It was during the Covid-19 pandemic that Steffi found herself increasingly drawn back to nature and her countryside origins. "My family and I went to the countryside even more and I loved it," she says. "There is so much beauty right on our doorstep."

Cottagecore content starts with how Steffi presents herself in the frame – posing outdoors with a vintage bike, a wicker basket or a book in her hand, long hair tied loosely in a bow, flowing frocks and skirts in organic textiles.

"​​It took me a long time to find my current style," Steffi admits. "I started with urban photography but then the pictures became more romantic and flowers became a part of them. Nature came into play more and more, and at some point, I pushed myself into the picture."

If you're developing your aesthetic, printing your images can really help you to clarify and refine your look. There's nothing like making prints of your images, displaying and 'living with them' to reveal what works and what doesn't.

Let your aesthetic inspire every choice

A woman in a wicker hat sits on a picnic blanket and reads a book under a tree with purple flowers.

Steffi shoots JPEG format on her Canon EOS R before transferring the images to her smartphone. She edits her photographs in Adobe Photoshop Lightroom* where she has saved her own presets to maintain consistency. Taken on a Canon EOS R with a Canon Mount Adapter EF-EOS R and a Canon EF 85mm f/1.4L IS USM lens at 1/500 sec, f/4 and ISO 100. © Steffi Marla

A woman holds the sides of her blue dress as she walks under cherry blossom trees.

Colour is important to Steffi as it is a defining characteristic of any aesthetic. "Cherry trees, for example, are blossoming beautifully in the spring; I love dancing under them in a blue dress," she says. "And I make sure the colours always come from the same colour family. Fresh and pastel in spring, warm and muted in autumn." Taken on a Canon EOS 6D Mark II with a Canon EF 50mm f/1.8 STM lens at 1/640 sec, f/3.5 and ISO 100. © Steffi Marla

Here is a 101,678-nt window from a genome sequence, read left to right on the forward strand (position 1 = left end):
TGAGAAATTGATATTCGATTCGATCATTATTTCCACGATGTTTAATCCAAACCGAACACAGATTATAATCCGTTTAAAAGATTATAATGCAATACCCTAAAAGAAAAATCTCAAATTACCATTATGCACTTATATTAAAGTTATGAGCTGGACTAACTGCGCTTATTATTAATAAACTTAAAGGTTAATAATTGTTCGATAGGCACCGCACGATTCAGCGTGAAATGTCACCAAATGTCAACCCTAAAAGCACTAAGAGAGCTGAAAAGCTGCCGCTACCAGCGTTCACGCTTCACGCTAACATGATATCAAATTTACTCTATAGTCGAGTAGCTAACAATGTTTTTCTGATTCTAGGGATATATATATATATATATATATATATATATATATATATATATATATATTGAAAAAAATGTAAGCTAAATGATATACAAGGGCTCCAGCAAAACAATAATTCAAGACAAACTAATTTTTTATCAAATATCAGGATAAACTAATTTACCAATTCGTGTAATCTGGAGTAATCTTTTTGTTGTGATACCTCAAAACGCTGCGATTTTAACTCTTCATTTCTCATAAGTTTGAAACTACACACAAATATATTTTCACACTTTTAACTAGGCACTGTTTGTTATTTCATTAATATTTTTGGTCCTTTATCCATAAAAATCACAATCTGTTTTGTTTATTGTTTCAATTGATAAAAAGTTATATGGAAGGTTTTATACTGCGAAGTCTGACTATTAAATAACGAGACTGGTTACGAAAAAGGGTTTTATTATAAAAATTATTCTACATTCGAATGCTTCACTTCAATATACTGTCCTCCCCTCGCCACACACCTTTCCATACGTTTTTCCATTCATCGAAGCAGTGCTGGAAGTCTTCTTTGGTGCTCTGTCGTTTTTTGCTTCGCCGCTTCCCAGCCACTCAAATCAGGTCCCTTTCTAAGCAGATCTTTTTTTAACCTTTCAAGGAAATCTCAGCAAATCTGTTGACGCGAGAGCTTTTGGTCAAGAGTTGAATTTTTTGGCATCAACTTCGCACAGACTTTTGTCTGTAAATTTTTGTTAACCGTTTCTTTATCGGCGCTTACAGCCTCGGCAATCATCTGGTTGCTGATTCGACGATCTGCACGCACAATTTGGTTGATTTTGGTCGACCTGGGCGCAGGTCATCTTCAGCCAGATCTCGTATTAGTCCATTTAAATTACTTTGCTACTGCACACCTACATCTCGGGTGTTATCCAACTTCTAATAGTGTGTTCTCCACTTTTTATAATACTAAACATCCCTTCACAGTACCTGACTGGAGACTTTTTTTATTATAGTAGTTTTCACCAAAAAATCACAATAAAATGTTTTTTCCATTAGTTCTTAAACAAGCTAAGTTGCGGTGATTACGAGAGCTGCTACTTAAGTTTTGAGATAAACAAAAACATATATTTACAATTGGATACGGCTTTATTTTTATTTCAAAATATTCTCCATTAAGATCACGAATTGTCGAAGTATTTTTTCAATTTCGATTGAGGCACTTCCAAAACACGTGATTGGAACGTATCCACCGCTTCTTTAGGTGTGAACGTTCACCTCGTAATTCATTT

Colour is a key consideration for Steffi, who always tries to stay within one 'colour family' in her pictures. "Harmonious colours are very important to me," she explains. "I match my outfit to the surroundings. I ask myself, 'What colours will I have there?' In a green meadow, I like to dress in a matching colour or in a complementary colour. I photographed magnolias in a light purple dress which worked very well."

It's not just what you shoot that gives your images a distinctive aesthetic but how you shoot it. Steffi likes to pair her Canon EOS R with a Canon EF 85mm f/1.4L IS USM lens, via the Canon Mount Adapter EF-EOS R. "The photos look incredible, and I love the blurred background," she says. "When looking for beautiful places, I try to find a balanced frame. I often have the golden ratio in mind. To prepare, I think about where I'm going and what the conditions are. In a cramped space, I need a wider-angle lens with room to manoeuvre, such as the 50mm lens. If I have a lot of space, I take the 85mm."